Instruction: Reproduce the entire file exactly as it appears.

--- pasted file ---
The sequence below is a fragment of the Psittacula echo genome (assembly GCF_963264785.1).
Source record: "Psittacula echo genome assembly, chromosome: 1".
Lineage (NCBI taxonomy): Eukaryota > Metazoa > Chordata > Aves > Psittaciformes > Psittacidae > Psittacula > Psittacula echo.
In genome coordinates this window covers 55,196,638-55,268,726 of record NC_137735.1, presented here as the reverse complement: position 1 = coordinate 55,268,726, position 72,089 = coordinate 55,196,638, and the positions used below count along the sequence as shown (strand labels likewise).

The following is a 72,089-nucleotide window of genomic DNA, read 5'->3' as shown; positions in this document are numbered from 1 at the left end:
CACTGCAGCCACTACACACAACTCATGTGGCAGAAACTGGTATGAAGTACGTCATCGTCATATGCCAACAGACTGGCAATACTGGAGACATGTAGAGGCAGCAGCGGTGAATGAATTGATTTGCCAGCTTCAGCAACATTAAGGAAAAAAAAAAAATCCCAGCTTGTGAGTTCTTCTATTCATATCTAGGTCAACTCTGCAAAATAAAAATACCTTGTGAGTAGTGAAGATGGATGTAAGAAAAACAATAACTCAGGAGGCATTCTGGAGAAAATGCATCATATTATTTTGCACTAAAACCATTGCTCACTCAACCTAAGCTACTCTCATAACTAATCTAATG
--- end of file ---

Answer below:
The sequence below is a fragment of the Psittacula echo genome (assembly GCF_963264785.1).
Source record: "Psittacula echo genome assembly, chromosome: 1".
Lineage (NCBI taxonomy): Eukaryota > Metazoa > Chordata > Aves > Psittaciformes > Psittacidae > Psittacula > Psittacula echo.
In genome coordinates this window covers 55,196,638-55,268,726 of record NC_137735.1, presented here as the reverse complement: position 1 = coordinate 55,268,726, position 72,089 = coordinate 55,196,638, and the positions used below count along the sequence as shown (strand labels likewise).

The following is a 72,089-nucleotide window of genomic DNA, read 5'->3' as shown; positions in this document are numbered from 1 at the left end:
CACTGCAGCCACTACACACAACTCATGTGGCAGAAACTGGTATGAAGTACGTCATCGTCATATGCCAACAGACTGGCAATACTGGAGACATGTAGAGGCAGCAGCGGTGAATGAATTGATTTGCCAGCTTCAGCAACATTAAGGAAAAAAAAAAAATCCCAGCTTGTGAGTTCTTCTATTCATATCTAGGTCAACTCTGCAAAATAAAAATACCTTGTGAGTAGTGAAGATGGATGTAAGAAAAACAATAACTCAGGAGGCATTCTGGAGAAAATGCATCATATTATTTTGCACTAAAACCATTGCTCACTCAACCTAAGCTACTCTCATAACTAATCTAATG